OTTAWA, Ont. — The governments of Canada and Newfoundland and Labrador have agreed to share equally the $48-million cost of highway rehabilitation and restoration along Route 1 of the Trans-Canada Highway in Newfoundland and Labrador. The Honourable Loyola Hearn, Minister of Fisheries and Oceans, and the Honourable Lawrence Cannon, Minister of Transport, Infrastructure and Communities, made the announcement during the signing of a joint contribution agreement to fund the cost of construction.
“Supporting quality of life for citizens, safety and a strong economy are key priorities for Canadas New Government, and we are pleased to partner in this important project in the Province of Newfoundland and Labrador,” said Minister Hearn.
“This agreement solidifies our commitment to essential highway improvements to our National Highway System,” said Minister Cannon.
As the primary route of the National Highway System in Newfoundland and Labrador, the Trans-Canada Highway supports tourism and trade and represents a vital link for the transportation of billions of dollars in economic activity both to and from the province.
The project consists of 21 highway and bridge rehabilitation and reconstruction components along Route 1 of the Trans-Canada Highway, the only major link for surface transportation between Port aux Basques in the western part of Newfoundland and St. Johns in the Avalon Peninsula.
The project, which started in August 2005 and is scheduled for completion by March 31, 2008, involves the: -rehabilitation of 10 sections of the Trans-Canada Highway, totalling approximately 211 km. Pavement rehabilitation includes reconstruction, resurfacing and replacement of drainage culverts, signage and railings to extend the pavements useful life; -replacement of Junction Brook Bridge, Flat Bay Brook Bridge and River Brook Bridge, along with the realignment of a 2-km section; -rehabilitation of six bridges; Morris Brook Bridge, Southwest River Bridge, Sir Eric Hinton Bridge, Come-by-Chance River Bridge, Bald Mountain Bridge and The Steady Brook Overpass. Bridge rehabilitation includes reconstruction, restoration and repairs to improve the integrity of the structures and extend their service life; -completion of a diamond interchange at Little Rapids; and -repairs to a retaining wall near Shellbird Island.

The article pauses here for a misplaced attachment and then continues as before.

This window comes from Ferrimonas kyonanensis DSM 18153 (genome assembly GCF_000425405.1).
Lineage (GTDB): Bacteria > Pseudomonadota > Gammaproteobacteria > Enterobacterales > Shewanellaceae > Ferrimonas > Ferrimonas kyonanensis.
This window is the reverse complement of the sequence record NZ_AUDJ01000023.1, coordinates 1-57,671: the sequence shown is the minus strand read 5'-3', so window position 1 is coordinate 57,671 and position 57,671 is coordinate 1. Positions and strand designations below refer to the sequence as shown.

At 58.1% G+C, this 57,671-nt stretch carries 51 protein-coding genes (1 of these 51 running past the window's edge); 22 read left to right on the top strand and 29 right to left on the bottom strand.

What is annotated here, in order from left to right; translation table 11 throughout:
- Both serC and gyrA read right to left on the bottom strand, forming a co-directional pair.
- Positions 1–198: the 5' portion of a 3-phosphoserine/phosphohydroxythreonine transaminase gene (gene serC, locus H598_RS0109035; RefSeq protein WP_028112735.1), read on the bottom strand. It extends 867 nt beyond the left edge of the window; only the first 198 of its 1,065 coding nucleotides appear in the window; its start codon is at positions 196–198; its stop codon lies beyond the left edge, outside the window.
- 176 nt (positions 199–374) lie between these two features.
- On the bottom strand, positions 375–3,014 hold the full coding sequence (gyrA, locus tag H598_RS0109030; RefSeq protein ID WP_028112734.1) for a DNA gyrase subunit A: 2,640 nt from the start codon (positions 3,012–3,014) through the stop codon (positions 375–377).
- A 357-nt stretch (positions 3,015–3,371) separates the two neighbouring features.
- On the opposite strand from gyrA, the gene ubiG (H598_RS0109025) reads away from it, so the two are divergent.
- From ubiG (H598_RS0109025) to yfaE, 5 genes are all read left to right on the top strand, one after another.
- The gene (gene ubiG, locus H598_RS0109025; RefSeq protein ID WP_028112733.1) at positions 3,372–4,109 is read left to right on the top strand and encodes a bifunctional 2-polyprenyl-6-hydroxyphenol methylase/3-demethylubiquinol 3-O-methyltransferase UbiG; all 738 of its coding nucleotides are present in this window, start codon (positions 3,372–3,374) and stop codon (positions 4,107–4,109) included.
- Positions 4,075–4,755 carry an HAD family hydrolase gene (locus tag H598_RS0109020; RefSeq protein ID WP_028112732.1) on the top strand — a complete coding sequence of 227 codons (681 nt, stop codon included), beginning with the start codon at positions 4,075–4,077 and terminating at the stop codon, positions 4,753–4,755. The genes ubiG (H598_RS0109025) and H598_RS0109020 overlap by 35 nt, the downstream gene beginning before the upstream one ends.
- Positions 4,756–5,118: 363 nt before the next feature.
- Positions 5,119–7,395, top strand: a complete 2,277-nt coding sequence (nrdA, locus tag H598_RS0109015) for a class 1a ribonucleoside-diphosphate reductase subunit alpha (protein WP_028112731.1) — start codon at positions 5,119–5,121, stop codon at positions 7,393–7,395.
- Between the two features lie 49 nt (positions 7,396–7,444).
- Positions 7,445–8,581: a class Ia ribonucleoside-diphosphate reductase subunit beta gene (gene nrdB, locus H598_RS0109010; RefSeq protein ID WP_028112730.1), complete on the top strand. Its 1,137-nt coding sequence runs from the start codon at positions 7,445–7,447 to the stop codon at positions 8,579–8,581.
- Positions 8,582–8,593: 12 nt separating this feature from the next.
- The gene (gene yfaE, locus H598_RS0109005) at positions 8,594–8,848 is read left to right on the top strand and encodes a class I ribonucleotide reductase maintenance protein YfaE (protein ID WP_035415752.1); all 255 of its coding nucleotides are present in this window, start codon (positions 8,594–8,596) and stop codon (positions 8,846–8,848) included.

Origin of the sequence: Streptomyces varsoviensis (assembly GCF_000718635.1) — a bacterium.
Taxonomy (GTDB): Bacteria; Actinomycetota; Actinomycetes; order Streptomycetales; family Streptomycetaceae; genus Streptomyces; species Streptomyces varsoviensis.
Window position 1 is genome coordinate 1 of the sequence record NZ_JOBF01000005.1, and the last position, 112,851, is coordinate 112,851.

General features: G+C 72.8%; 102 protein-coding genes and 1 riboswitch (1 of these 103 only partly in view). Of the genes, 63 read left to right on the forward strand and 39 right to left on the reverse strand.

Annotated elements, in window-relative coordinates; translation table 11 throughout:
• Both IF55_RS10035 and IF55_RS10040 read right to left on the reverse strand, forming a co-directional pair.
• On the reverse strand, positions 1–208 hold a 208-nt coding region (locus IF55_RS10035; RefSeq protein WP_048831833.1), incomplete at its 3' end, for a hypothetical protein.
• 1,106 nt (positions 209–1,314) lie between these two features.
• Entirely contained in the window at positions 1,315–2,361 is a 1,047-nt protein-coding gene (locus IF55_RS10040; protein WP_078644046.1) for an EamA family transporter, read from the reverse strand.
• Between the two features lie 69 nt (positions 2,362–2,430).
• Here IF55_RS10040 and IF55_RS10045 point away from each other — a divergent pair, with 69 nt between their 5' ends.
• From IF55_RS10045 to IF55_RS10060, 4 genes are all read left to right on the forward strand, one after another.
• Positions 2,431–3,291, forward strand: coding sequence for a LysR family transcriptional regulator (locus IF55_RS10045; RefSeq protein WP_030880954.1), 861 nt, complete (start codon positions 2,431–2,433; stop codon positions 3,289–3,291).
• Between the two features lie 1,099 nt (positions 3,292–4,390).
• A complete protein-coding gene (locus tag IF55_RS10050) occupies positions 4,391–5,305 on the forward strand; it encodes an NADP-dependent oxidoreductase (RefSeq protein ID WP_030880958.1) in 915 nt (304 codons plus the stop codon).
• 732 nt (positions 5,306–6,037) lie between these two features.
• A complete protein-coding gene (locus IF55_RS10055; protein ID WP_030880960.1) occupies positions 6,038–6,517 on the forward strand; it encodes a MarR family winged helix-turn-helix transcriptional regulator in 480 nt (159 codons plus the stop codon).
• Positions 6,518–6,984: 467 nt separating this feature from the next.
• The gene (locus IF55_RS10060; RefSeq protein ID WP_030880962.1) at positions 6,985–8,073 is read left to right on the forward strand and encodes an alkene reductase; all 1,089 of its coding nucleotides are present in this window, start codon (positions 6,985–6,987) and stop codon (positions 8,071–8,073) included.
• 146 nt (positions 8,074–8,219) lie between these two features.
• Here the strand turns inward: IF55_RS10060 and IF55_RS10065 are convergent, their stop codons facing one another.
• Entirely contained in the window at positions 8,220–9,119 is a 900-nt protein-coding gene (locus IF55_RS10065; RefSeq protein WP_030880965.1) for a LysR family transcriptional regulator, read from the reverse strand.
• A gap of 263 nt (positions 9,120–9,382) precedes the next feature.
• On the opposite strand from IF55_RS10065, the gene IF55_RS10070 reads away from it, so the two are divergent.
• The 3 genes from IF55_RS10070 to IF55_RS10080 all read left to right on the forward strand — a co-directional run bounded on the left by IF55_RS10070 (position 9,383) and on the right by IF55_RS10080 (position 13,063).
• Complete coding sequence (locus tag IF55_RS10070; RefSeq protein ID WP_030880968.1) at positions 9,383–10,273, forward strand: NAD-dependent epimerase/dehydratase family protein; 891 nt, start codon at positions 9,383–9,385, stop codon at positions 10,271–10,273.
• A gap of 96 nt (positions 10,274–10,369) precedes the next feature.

On August 11, 2005, the governments of Canada and Newfoundland and Labrador announced a joint contribution of $48 million under the Canada Strategic Infrastructure Fund (CSIF) for the rehabilitation and restoration of sections of Route 1 of the Trans-Canada Highway. The announcement committed the federal government to contribute up to $24 million towards the project under the CSIF.
The formal contribution agreement announced late last week outlines the funding details and allows for eligible project costs to be reimbursed. Financial support is conditional on meeting applicable federal and provincial requirements, including the successful completion of environmental assessments and detailed engineering design.
The Government of Canada works with provincial, territorial and municipal governments, as well as with the private sector, to meet strategic infrastructure needs throughout the country. Budget 2007 made a historic investment of more than $16 billion over seven years in infrastructure, bringing federal support under a new long-term plan for infrastructure to a total of $33 billion. Newfoundland and Labrador will benefit directly from this new funding.
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